California Court Reverses Murder Conviction Based on Lower Court’s Improper Evidentiary Ruling

Last month, a state appellate court issued a written opinion in a California homicide case discussing the defendant’s challenge to the lower court’s decision not to admit certain evidence pertaining to the victim. Ultimately, the court agreed with the defendant, reversing his conviction for murder in the second degree.

In any California criminal trial, one of the many roles of the judge is to act as a gatekeeper of the evidence. Relying on the California Evidence Code, the court will determine which evidence is admissible.

In this case, the defendant was charged for murder related to the shooting death of another man. The evidence showed that the defendant and the victim each fired shots at each other. While the victim shot 15 shots, missing each time, the defendant shot twice, killing the victim.

The defendant testified at trial, explaining that he and the victim knew each other and that they got into an argument outside of a mutual friend’s home when the defendant did not greet the victim. Things escalated, and the victim pulled out and racked a gun. The defendant, acting on impulse, drew his gun and shot the victim twice. The defendant recalled the victim shot at him.

At trial, the defendant sought admission of certain evidence about the victim suggesting he had a character for violence. Specifically, the defendant wanted to introduce evidence of the following:

  • The victim allegedly committed a shooting 10 days before the incident;
  • The victim had a past history of domestic violence;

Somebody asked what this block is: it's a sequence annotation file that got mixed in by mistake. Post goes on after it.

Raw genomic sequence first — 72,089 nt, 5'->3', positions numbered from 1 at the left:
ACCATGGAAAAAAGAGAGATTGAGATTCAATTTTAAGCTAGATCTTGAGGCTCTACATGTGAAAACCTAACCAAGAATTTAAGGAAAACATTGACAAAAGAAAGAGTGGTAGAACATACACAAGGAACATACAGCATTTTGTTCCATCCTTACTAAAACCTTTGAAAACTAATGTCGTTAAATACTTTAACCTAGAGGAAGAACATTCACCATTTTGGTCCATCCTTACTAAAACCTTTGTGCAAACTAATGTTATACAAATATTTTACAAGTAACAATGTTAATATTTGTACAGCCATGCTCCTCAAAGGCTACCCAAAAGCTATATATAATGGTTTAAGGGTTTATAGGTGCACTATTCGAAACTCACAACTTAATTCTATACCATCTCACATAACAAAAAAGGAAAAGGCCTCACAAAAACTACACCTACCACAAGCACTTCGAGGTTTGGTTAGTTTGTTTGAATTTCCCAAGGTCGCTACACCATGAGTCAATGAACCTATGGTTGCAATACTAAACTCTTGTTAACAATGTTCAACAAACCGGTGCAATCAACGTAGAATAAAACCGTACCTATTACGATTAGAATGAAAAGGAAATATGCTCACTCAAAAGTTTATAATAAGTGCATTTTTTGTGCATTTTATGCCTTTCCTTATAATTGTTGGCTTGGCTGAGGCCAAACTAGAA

• The victim had prior firearm convictions;
  • The victim had schizophrenia that was linked with violent outbursts;
  • The victim had methamphetamine in his blood on the night of the shooting.

The trial court denied the defendant’s request, and the defendant was subsequently convicted. He appealed, arguing that the evidence of the victim’s character for violence should have been admitted.

On appeal, the court agreed with the defendant, reversing his murder conviction. The court explained that evidence that is intended to prove that a person acted in accordance with a specific character trait is generally prohibited; however, under the “violent victim” rule, evidence of a victim’s violent nature may be admissible to prove that a defendant acted reasonably in self-defense.

Here, the prosecution actually admitted that the lower court made an improper ruling because the evidence was relevant to the defendant’s self-defense claim. However, the prosecutors argued that the evidence was also more prejudicial than it was probative, and should be excluded under California Evidence Code section 352. However, the court rejected the prosecution’s argument, noting that the determination of who drew their weapon first was of critical importance in the case.

As a result of the court’s decision, the defendant’s conviction was reversed.

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